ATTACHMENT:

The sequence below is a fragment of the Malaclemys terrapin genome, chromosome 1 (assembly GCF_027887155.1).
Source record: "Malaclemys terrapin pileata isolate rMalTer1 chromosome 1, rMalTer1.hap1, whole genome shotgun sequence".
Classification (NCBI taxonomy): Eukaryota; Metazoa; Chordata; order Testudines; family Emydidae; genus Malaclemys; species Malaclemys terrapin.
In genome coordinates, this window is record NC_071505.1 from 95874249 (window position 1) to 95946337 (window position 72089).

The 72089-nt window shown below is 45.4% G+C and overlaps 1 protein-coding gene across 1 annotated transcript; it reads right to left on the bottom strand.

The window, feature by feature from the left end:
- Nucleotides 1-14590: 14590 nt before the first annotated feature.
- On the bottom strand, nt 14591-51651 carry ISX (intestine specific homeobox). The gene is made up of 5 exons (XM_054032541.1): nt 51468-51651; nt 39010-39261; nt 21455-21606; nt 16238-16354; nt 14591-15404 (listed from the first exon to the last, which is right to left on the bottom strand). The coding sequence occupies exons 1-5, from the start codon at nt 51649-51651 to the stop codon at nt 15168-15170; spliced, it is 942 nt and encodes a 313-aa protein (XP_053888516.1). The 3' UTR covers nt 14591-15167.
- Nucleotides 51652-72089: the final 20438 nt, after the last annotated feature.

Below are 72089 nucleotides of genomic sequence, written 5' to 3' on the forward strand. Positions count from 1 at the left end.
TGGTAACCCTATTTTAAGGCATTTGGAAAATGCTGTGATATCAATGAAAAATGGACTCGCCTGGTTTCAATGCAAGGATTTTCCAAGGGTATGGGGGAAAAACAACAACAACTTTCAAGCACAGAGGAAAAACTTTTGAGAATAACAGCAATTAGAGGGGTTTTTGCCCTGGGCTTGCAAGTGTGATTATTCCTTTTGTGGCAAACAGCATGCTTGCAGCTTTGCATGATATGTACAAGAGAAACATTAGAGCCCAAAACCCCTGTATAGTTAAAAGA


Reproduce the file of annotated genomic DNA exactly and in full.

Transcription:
The sequence below is a fragment of the Malaclemys terrapin genome, chromosome 1 (assembly GCF_027887155.1).
Source record: "Malaclemys terrapin pileata isolate rMalTer1 chromosome 1, rMalTer1.hap1, whole genome shotgun sequence".
Classification (NCBI taxonomy): Eukaryota; Metazoa; Chordata; order Testudines; family Emydidae; genus Malaclemys; species Malaclemys terrapin.
In genome coordinates, this window is record NC_071505.1 from 95874249 (window position 1) to 95946337 (window position 72089).

The 72089-nt window shown below is 45.4% G+C and overlaps 1 protein-coding gene across 1 annotated transcript; it reads right to left on the bottom strand.

The window, feature by feature from the left end:
- Nucleotides 1-14590: 14590 nt before the first annotated feature.
- On the bottom strand, nt 14591-51651 carry ISX (intestine specific homeobox). The gene is made up of 5 exons (XM_054032541.1): nt 51468-51651; nt 39010-39261; nt 21455-21606; nt 16238-16354; nt 14591-15404 (listed from the first exon to the last, which is right to left on the bottom strand). The coding sequence occupies exons 1-5, from the start codon at nt 51649-51651 to the stop codon at nt 15168-15170; spliced, it is 942 nt and encodes a 313-aa protein (XP_053888516.1). The 3' UTR covers nt 14591-15167.
- Nucleotides 51652-72089: the final 20438 nt, after the last annotated feature.

Below are 72089 nucleotides of genomic sequence, written 5' to 3' on the forward strand. Positions count from 1 at the left end.
TGGTAACCCTATTTTAAGGCATTTGGAAAATGCTGTGATATCAATGAAAAATGGACTCGCCTGGTTTCAATGCAAGGATTTTCCAAGGGTATGGGGGAAAAACAACAACAACTTTCAAGCACAGAGGAAAAACTTTTGAGAATAACAGCAATTAGAGGGGTTTTTGCCCTGGGCTTGCAAGTGTGATTATTCCTTTTGTGGCAAACAGCATGCTTGCAGCTTTGCATGATATGTACAAGAGAAACATTAGAGCCCAAAACCCCTGTATAGTTAAAAGA